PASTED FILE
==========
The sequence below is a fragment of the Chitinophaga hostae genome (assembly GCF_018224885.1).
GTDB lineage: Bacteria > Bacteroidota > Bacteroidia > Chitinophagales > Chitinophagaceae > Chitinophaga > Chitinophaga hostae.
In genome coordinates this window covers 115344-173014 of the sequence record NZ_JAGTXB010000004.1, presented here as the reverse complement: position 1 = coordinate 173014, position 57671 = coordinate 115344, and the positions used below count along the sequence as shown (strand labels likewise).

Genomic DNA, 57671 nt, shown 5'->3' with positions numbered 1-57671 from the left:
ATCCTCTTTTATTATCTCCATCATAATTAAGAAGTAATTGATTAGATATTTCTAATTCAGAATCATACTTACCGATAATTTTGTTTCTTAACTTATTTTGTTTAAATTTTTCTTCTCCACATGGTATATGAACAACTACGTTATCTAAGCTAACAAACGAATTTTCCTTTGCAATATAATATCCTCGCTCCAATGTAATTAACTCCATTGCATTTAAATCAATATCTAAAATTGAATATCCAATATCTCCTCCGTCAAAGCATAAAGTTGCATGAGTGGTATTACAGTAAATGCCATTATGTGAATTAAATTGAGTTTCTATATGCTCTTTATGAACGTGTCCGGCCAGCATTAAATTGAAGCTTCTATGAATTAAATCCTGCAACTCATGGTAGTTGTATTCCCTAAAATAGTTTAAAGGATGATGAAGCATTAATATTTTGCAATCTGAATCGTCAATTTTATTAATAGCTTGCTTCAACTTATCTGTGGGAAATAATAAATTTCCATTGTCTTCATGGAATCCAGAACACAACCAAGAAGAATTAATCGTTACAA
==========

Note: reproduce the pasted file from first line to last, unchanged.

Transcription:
The sequence below is a fragment of the Chitinophaga hostae genome (assembly GCF_018224885.1).
GTDB lineage: Bacteria > Bacteroidota > Bacteroidia > Chitinophagales > Chitinophagaceae > Chitinophaga > Chitinophaga hostae.
In genome coordinates this window covers 115344-173014 of the sequence record NZ_JAGTXB010000004.1, presented here as the reverse complement: position 1 = coordinate 173014, position 57671 = coordinate 115344, and the positions used below count along the sequence as shown (strand labels likewise).

Genomic DNA, 57671 nt, shown 5'->3' with positions numbered 1-57671 from the left:
ATCCTCTTTTATTATCTCCATCATAATTAAGAAGTAATTGATTAGATATTTCTAATTCAGAATCATACTTACCGATAATTTTGTTTCTTAACTTATTTTGTTTAAATTTTTCTTCTCCACATGGTATATGAACAACTACGTTATCTAAGCTAACAAACGAATTTTCCTTTGCAATATAATATCCTCGCTCCAATGTAATTAACTCCATTGCATTTAAATCAATATCTAAAATTGAATATCCAATATCTCCTCCGTCAAAGCATAAAGTTGCATGAGTGGTATTACAGTAAATGCCATTATGTGAATTAAATTGAGTTTCTATATGCTCTTTATGAACGTGTCCGGCCAGCATTAAATTGAAGCTTCTATGAATTAAATCCTGCAACTCATGGTAGTTGTATTCCCTAAAATAGTTTAAAGGATGATGAAGCATTAATATTTTGCAATCTGAATCGTCAATTTTATTAATAGCTTGCTTCAACTTATCTGTGGGAAATAATAAATTTCCATTGTCTTCATGGAATCCAGAACACAACCAAGAAGAATTAATCGTTACAA